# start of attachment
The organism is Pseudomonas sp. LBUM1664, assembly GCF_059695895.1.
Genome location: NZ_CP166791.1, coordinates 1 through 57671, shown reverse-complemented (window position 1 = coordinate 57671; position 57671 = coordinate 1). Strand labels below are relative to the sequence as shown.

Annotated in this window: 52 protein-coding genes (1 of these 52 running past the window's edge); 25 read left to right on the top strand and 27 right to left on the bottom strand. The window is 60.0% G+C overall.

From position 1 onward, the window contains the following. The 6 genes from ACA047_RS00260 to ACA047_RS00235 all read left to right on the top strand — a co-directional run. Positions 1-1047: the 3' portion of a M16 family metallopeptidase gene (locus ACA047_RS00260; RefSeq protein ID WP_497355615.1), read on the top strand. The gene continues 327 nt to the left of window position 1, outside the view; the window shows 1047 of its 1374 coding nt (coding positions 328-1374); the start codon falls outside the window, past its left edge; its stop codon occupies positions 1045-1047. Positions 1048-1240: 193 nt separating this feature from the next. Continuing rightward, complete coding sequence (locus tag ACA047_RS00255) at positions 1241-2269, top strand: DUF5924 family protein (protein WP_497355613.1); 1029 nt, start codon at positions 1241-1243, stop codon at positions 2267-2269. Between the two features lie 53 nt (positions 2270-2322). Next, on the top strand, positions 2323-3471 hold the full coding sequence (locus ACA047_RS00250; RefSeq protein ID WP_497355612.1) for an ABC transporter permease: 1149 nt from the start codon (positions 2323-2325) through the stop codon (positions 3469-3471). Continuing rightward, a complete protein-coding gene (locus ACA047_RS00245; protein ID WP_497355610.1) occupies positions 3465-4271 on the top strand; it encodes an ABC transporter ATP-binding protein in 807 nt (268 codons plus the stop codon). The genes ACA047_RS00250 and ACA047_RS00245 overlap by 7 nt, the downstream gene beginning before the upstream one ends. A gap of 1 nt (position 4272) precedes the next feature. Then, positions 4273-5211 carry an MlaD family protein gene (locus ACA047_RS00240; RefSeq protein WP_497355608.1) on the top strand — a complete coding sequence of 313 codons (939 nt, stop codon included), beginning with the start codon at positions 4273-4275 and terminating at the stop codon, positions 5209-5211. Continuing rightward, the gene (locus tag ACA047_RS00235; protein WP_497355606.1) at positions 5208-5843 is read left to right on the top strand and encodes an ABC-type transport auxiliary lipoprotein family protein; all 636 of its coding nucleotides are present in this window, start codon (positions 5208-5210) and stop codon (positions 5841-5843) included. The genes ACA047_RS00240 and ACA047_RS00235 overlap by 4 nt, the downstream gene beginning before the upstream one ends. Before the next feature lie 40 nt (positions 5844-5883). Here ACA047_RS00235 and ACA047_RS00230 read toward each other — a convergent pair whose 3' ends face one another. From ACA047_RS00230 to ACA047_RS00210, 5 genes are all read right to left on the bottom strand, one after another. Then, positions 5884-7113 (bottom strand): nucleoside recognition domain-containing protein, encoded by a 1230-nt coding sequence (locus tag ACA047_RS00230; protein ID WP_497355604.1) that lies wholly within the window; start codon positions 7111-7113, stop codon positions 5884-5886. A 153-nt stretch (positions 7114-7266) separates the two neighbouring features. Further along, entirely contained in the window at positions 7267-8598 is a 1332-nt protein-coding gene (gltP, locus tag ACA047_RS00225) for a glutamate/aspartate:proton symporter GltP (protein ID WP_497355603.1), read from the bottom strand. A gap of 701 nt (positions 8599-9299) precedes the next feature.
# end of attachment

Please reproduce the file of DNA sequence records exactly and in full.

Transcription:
The organism is Pseudomonas sp. LBUM1664, assembly GCF_059695895.1.
Genome location: NZ_CP166791.1, coordinates 1 through 57671, shown reverse-complemented (window position 1 = coordinate 57671; position 57671 = coordinate 1). Strand labels below are relative to the sequence as shown.

Annotated in this window: 52 protein-coding genes (1 of these 52 running past the window's edge); 25 read left to right on the top strand and 27 right to left on the bottom strand. The window is 60.0% G+C overall.

From position 1 onward, the window contains the following. The 6 genes from ACA047_RS00260 to ACA047_RS00235 all read left to right on the top strand — a co-directional run. Positions 1-1047: the 3' portion of a M16 family metallopeptidase gene (locus ACA047_RS00260; RefSeq protein ID WP_497355615.1), read on the top strand. The gene continues 327 nt to the left of window position 1, outside the view; the window shows 1047 of its 1374 coding nt (coding positions 328-1374); the start codon falls outside the window, past its left edge; its stop codon occupies positions 1045-1047. Positions 1048-1240: 193 nt separating this feature from the next. Continuing rightward, complete coding sequence (locus tag ACA047_RS00255) at positions 1241-2269, top strand: DUF5924 family protein (protein WP_497355613.1); 1029 nt, start codon at positions 1241-1243, stop codon at positions 2267-2269. Between the two features lie 53 nt (positions 2270-2322). Next, on the top strand, positions 2323-3471 hold the full coding sequence (locus ACA047_RS00250; RefSeq protein ID WP_497355612.1) for an ABC transporter permease: 1149 nt from the start codon (positions 2323-2325) through the stop codon (positions 3469-3471). Continuing rightward, a complete protein-coding gene (locus ACA047_RS00245; protein ID WP_497355610.1) occupies positions 3465-4271 on the top strand; it encodes an ABC transporter ATP-binding protein in 807 nt (268 codons plus the stop codon). The genes ACA047_RS00250 and ACA047_RS00245 overlap by 7 nt, the downstream gene beginning before the upstream one ends. A gap of 1 nt (position 4272) precedes the next feature. Then, positions 4273-5211 carry an MlaD family protein gene (locus ACA047_RS00240; RefSeq protein WP_497355608.1) on the top strand — a complete coding sequence of 313 codons (939 nt, stop codon included), beginning with the start codon at positions 4273-4275 and terminating at the stop codon, positions 5209-5211. Continuing rightward, the gene (locus tag ACA047_RS00235; protein WP_497355606.1) at positions 5208-5843 is read left to right on the top strand and encodes an ABC-type transport auxiliary lipoprotein family protein; all 636 of its coding nucleotides are present in this window, start codon (positions 5208-5210) and stop codon (positions 5841-5843) included. The genes ACA047_RS00240 and ACA047_RS00235 overlap by 4 nt, the downstream gene beginning before the upstream one ends. Before the next feature lie 40 nt (positions 5844-5883). Here ACA047_RS00235 and ACA047_RS00230 read toward each other — a convergent pair whose 3' ends face one another. From ACA047_RS00230 to ACA047_RS00210, 5 genes are all read right to left on the bottom strand, one after another. Then, positions 5884-7113 (bottom strand): nucleoside recognition domain-containing protein, encoded by a 1230-nt coding sequence (locus tag ACA047_RS00230; protein ID WP_497355604.1) that lies wholly within the window; start codon positions 7111-7113, stop codon positions 5884-5886. A 153-nt stretch (positions 7114-7266) separates the two neighbouring features. Further along, entirely contained in the window at positions 7267-8598 is a 1332-nt protein-coding gene (gltP, locus tag ACA047_RS00225) for a glutamate/aspartate:proton symporter GltP (protein ID WP_497355603.1), read from the bottom strand. A gap of 701 nt (positions 8599-9299) precedes the next feature.